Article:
• Aberystwyth University
    Llandinam Building

    United Kingdom of Great Britain and Northern Ireland

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Personal profile


Helen Roberts joined the Department in 1998 as a post-doctoral research associate in the Aberystwyth Luminescence Research Laboratory (ALRL), and was appointed to a lectureship in Physical Geography in 2005. Prior to coming to Aberystwyth, Helen worked in the Luminescence Laboratory at the University of Durham, and also taught in the Department of Geography at the University of Exeter.

2015 - present            Professor: Department of Geography and Earth Sciences, Aberystwyth University.

2013 - 2015                Reader: Department of Geography and Earth Sciences, Aberystwyth University.

2009 - 2013                Senior Lecturer: Institute of Geography and Earth Sciences, Aberystwyth University.

2005 - 2009                Lecturer: Institute of Geography and Earth Sciences, University of Wales, Aberystwyth.

1998 – 2004               Post-doctoral research associate: Aberystwyth Luminescence Research Laboratory, Institute of Geography and Earth Sciences, University of Wales, Aberystwyth.

1997 - 1998                Tutor in Geography: Department of Geography, University of Exeter.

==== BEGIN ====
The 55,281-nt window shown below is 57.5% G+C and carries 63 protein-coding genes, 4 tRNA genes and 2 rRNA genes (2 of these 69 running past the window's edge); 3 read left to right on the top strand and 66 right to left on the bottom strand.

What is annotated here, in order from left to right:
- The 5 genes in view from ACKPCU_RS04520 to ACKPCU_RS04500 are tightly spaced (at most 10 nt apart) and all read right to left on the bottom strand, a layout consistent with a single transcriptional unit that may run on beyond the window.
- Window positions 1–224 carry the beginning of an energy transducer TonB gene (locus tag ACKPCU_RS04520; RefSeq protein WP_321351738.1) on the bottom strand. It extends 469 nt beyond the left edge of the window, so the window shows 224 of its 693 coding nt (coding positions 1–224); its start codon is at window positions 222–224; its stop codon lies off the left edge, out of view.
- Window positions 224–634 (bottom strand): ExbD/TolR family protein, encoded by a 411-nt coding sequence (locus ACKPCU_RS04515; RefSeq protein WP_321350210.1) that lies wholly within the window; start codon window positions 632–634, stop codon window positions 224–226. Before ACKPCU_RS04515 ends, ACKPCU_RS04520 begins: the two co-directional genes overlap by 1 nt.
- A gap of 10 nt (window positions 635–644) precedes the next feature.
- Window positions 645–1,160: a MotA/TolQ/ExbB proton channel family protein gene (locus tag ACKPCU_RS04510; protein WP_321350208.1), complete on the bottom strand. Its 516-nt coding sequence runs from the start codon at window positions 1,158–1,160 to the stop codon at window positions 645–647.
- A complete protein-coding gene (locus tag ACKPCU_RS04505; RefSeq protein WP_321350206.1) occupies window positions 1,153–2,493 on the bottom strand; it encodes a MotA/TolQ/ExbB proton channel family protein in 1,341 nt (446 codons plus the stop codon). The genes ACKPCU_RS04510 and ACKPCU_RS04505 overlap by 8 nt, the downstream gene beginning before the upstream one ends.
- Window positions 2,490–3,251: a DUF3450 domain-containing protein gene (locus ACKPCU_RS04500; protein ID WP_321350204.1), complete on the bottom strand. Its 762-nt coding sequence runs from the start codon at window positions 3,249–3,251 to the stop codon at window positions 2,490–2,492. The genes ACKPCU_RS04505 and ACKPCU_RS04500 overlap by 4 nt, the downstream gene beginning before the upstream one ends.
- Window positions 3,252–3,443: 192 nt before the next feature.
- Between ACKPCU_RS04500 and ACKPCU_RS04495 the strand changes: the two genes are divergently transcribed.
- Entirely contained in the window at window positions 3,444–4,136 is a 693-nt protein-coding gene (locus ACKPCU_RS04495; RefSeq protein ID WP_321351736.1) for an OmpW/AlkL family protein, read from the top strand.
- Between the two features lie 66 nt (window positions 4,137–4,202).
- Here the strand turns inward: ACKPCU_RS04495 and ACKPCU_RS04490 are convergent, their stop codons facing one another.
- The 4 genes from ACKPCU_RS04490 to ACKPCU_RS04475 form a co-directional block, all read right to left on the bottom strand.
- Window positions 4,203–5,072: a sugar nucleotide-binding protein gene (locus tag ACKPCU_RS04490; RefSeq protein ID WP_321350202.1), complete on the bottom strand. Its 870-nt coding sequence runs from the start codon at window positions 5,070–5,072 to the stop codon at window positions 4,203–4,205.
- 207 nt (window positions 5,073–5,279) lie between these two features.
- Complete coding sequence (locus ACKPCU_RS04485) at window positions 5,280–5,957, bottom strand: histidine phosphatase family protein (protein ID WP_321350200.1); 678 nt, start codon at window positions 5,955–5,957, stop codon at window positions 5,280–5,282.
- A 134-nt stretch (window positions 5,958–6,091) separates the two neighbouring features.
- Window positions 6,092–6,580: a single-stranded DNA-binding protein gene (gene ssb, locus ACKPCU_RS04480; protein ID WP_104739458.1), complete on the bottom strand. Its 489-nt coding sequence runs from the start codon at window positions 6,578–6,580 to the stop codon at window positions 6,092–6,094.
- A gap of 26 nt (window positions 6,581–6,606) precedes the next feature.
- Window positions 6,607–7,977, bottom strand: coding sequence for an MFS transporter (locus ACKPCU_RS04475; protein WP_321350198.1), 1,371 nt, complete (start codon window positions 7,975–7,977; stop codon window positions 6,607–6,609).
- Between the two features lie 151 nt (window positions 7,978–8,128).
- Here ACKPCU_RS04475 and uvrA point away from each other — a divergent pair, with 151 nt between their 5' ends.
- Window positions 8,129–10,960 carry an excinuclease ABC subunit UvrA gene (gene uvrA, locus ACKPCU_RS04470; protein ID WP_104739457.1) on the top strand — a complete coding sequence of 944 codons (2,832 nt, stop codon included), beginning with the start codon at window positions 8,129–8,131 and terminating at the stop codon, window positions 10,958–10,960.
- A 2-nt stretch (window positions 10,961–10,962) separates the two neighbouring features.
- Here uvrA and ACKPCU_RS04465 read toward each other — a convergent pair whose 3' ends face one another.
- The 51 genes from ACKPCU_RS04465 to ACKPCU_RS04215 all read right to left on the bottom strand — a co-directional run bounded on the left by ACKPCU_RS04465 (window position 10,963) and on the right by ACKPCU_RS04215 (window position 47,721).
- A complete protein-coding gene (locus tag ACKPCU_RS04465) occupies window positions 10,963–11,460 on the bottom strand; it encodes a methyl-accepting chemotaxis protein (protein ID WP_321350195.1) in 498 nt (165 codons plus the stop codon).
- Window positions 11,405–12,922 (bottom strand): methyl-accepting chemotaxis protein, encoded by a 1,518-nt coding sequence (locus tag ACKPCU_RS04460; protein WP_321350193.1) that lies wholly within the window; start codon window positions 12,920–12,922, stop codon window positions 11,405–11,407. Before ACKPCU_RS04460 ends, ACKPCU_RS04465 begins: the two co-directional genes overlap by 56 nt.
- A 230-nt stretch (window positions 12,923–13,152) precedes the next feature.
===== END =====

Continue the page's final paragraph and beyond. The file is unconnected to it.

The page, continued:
1996 - 1997                NERC-funded Research Technician: Luminescence Laboratory, Department of Archaeology, University of Durham.

Research interests

Professor Helen M. Roberts is Co-Director of the Aberystwyth Luminescence Research Laboratory (ALRL), where she has been based for over 20 years. During this time she has helped to develop the Aberystwyth Luminescence Research Laboratory’s international reputation for excellence in luminescence research through the development of both pure and applied research strands. Her research focuses on the development and application of luminescence methods for dating Quaternary sediments, with particular interest in rates of geomorphic change, coastal change, and long terrestrial records of climatic and environmental change. Helen’s current research includes deciphering the record of past environmental change preserved in lake sediments in Africa, and the links to human evolution, innovation, and dispersal of our human ancestors. She is also interested in the wind-blown dust deposits known as ‘loess’; these deposits contain important information about past levels of dust in the atmosphere, which can be used in climate models to study the impact of dust on the climate system, and to improve our understanding of the role of dust in past and future climate change.

She is Vice President of the Stratigraphy and Geochronology Commission (SACCOM) of INQUA, the International Union for Quaternary Research (2019 – present).

Expertise related to UN Sustainable Development Goals

In 2015, UN member states agreed to 17 global Sustainable Development Goals (SDGs) to end poverty, protect the planet and ensure prosperity for all. This person’s work contributes towards the following SDG(s):

  • SDG 3 - Good Health and Well-being
  • SDG 13 - Climate Action
  • SDG 14 - Life Below Water


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